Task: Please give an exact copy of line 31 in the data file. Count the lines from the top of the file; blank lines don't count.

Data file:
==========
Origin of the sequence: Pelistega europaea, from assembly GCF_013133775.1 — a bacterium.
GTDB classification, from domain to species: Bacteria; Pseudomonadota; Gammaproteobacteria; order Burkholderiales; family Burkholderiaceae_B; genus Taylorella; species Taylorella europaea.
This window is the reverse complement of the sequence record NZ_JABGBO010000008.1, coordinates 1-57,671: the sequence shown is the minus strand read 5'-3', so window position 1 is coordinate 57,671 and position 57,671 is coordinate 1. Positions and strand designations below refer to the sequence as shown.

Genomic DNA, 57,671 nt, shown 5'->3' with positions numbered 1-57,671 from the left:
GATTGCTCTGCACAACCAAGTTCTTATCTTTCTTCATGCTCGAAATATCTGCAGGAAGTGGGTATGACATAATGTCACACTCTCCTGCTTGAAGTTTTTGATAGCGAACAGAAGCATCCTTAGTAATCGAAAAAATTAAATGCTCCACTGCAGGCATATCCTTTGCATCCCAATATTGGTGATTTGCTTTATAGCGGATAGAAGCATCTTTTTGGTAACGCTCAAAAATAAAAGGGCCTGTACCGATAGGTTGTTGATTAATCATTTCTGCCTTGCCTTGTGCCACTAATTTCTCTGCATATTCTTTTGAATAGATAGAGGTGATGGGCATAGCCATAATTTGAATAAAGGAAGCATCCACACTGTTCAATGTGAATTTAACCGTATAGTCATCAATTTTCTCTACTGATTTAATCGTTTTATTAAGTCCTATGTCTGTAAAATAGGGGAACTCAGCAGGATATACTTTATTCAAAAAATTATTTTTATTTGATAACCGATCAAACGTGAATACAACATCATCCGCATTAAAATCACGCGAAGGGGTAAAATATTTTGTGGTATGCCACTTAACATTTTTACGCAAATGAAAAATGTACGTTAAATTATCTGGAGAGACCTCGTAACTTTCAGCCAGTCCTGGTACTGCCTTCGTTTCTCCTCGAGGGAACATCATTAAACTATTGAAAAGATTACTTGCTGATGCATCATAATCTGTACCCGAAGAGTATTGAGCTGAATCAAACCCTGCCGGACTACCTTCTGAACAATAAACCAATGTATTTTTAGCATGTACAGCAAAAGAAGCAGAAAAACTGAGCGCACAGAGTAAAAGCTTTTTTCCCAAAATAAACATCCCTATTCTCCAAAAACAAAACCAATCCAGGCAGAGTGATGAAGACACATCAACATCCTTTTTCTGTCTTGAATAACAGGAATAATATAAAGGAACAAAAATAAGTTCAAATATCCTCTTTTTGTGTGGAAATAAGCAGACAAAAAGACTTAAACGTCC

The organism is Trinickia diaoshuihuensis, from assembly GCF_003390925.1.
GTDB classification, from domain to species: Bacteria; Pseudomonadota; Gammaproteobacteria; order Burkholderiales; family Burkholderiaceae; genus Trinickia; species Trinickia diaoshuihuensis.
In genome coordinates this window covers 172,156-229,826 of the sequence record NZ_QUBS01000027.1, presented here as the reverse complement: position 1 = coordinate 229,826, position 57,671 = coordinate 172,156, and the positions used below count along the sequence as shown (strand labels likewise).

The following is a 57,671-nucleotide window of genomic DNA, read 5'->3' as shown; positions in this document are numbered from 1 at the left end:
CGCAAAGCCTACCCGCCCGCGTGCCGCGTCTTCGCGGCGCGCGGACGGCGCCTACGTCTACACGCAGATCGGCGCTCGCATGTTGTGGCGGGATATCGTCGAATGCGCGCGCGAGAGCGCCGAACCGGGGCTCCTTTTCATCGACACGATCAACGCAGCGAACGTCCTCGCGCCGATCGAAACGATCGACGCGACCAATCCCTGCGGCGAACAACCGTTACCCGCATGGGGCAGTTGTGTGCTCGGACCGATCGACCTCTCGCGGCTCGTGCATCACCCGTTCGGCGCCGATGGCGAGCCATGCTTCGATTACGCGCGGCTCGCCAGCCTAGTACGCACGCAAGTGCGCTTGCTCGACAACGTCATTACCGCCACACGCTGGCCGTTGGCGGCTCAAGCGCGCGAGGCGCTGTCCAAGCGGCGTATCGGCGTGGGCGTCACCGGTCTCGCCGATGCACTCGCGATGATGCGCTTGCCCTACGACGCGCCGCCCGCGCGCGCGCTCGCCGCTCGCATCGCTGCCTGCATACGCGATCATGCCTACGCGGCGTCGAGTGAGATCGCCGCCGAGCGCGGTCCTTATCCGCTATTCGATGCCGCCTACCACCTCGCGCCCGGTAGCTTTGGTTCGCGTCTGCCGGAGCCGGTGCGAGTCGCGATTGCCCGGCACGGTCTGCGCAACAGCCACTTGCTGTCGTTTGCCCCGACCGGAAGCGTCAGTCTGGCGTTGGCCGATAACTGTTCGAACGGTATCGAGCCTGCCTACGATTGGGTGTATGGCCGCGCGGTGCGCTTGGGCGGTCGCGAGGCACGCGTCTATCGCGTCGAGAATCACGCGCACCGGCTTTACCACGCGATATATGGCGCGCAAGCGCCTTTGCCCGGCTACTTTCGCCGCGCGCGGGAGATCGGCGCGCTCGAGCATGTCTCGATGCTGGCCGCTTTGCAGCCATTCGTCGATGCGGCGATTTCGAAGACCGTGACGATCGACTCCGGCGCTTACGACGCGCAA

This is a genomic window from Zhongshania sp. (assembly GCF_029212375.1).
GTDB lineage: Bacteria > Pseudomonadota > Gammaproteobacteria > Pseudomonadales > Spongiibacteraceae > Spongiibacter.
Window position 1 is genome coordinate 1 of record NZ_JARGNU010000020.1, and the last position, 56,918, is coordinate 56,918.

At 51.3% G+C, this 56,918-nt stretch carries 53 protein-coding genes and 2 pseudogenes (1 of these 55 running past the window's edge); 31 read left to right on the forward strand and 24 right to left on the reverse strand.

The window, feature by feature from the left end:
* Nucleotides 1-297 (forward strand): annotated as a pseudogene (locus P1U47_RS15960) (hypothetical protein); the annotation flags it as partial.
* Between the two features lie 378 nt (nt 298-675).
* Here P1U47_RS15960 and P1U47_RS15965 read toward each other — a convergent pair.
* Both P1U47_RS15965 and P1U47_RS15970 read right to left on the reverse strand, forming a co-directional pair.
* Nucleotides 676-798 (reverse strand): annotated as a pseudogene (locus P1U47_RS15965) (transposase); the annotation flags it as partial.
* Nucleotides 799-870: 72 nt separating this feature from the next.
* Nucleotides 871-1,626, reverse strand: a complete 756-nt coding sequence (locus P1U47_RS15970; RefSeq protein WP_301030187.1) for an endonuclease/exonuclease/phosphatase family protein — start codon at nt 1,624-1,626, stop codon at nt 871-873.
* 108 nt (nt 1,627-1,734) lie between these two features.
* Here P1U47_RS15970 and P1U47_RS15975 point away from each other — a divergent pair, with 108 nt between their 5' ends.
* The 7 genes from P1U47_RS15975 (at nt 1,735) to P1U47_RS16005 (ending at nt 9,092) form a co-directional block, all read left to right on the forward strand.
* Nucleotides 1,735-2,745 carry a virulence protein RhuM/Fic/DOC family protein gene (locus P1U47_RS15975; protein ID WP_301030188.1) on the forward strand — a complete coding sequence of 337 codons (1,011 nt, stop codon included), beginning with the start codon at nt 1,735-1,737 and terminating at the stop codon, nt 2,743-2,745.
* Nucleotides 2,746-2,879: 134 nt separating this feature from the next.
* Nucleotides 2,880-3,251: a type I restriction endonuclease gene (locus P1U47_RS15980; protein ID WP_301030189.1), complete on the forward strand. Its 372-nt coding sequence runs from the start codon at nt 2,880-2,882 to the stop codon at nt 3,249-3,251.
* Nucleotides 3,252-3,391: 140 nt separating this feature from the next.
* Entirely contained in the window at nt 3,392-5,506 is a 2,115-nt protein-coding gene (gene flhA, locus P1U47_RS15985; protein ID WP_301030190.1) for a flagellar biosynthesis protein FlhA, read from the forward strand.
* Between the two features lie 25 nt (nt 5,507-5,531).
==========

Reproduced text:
* Between the two features lie 25 nt (nt 5,507-5,531).